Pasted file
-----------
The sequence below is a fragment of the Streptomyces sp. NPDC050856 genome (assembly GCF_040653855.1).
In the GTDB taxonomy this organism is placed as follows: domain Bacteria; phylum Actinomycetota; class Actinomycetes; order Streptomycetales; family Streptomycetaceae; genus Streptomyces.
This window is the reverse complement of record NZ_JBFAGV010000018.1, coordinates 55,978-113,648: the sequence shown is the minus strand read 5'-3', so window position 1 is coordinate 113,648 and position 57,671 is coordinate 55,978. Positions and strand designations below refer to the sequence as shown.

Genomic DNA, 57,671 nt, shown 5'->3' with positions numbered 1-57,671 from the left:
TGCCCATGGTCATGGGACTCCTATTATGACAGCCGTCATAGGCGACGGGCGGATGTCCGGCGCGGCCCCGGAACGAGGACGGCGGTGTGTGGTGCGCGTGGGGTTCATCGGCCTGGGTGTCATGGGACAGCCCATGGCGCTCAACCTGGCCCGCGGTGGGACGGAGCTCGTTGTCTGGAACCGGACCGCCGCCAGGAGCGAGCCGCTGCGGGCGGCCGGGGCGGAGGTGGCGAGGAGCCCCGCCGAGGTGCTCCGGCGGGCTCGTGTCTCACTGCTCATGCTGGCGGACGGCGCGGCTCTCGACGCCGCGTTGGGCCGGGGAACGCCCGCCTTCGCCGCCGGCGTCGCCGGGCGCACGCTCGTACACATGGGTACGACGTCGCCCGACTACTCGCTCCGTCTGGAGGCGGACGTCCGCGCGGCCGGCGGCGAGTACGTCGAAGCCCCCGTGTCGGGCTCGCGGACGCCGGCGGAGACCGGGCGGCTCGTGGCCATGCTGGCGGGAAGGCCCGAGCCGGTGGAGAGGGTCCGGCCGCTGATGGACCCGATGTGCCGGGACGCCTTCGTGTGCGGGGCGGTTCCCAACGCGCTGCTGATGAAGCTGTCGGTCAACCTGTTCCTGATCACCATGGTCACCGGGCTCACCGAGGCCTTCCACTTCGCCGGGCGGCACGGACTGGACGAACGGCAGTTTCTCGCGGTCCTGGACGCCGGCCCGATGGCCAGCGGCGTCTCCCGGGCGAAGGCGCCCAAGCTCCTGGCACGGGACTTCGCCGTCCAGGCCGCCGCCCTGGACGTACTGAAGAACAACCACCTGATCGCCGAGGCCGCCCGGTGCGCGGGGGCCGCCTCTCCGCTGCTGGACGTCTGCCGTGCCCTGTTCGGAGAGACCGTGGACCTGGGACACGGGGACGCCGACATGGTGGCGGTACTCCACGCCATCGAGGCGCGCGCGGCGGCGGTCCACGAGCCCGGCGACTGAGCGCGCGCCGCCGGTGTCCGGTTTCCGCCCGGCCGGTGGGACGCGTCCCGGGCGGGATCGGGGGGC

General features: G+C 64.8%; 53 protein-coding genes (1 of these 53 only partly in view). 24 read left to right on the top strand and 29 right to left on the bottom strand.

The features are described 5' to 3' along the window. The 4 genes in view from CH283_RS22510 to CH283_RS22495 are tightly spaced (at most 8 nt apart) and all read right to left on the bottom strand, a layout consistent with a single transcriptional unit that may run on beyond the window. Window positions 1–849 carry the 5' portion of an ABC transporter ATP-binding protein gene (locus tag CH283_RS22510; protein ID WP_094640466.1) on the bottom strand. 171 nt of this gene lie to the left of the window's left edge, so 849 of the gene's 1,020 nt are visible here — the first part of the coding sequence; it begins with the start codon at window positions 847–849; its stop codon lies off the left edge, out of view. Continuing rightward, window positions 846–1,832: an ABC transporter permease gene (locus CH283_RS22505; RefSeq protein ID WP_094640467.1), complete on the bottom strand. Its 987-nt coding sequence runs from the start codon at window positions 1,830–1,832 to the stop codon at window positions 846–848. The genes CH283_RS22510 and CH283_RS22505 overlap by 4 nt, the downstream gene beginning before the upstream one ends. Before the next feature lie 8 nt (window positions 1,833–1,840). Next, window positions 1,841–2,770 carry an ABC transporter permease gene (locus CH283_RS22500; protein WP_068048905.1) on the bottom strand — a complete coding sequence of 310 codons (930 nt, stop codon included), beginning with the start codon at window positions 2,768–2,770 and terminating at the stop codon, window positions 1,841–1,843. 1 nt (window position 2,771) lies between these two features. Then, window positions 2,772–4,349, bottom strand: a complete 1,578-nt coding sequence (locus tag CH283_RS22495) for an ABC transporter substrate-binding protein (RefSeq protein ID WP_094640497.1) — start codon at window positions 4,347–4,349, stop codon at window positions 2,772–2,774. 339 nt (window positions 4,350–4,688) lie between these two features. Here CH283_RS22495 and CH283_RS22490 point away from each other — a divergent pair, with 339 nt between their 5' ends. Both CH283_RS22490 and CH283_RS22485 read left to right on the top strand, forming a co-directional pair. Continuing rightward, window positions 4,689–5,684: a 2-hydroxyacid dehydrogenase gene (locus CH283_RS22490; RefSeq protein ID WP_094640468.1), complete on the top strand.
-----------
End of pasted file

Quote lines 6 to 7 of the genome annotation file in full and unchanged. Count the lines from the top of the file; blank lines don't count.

General features: G+C 64.8%; 53 protein-coding genes (1 of these 53 only partly in view). 24 read left to right on the top strand and 29 right to left on the bottom strand.

The features are described 5' to 3' along the window. The 4 genes in view from CH283_RS22510 to CH283_RS22495 are tightly spaced (at most 8 nt apart) and all read right to left on the bottom strand, a layout consistent with a single transcriptional unit that may run on beyond the window. Window positions 1–849 carry the 5' portion of an ABC transporter ATP-binding protein gene (locus tag CH283_RS22510; protein ID WP_094640466.1) on the bottom strand. 171 nt of this gene lie to the left of the window's left edge, so 849 of the gene's 1,020 nt are visible here — the first part of the coding sequence; it begins with the start codon at window positions 847–849; its stop codon lies off the left edge, out of view. Continuing rightward, window positions 846–1,832: an ABC transporter permease gene (locus CH283_RS22505; RefSeq protein ID WP_094640467.1), complete on the bottom strand. Its 987-nt coding sequence runs from the start codon at window positions 1,830–1,832 to the stop codon at window positions 846–848. The genes CH283_RS22510 and CH283_RS22505 overlap by 4 nt, the downstream gene beginning before the upstream one ends. Before the next feature lie 8 nt (window positions 1,833–1,840). Next, window positions 1,841–2,770 carry an ABC transporter permease gene (locus CH283_RS22500; protein WP_068048905.1) on the bottom strand — a complete coding sequence of 310 codons (930 nt, stop codon included), beginning with the start codon at window positions 2,768–2,770 and terminating at the stop codon, window positions 1,841–1,843. 1 nt (window position 2,771) lies between these two features. Then, window positions 2,772–4,349, bottom strand: a complete 1,578-nt coding sequence (locus tag CH283_RS22495) for an ABC transporter substrate-binding protein (RefSeq protein ID WP_094640497.1) — start codon at window positions 4,347–4,349, stop codon at window positions 2,772–2,774. 339 nt (window positions 4,350–4,688) lie between these two features. Here CH283_RS22495 and CH283_RS22490 point away from each other — a divergent pair, with 339 nt between their 5' ends. Both CH283_RS22490 and CH283_RS22485 read left to right on the top strand, forming a co-directional pair. Continuing rightward, window positions 4,689–5,684: a 2-hydroxyacid dehydrogenase gene (locus CH283_RS22490; RefSeq protein ID WP_094640468.1), complete on the top strand.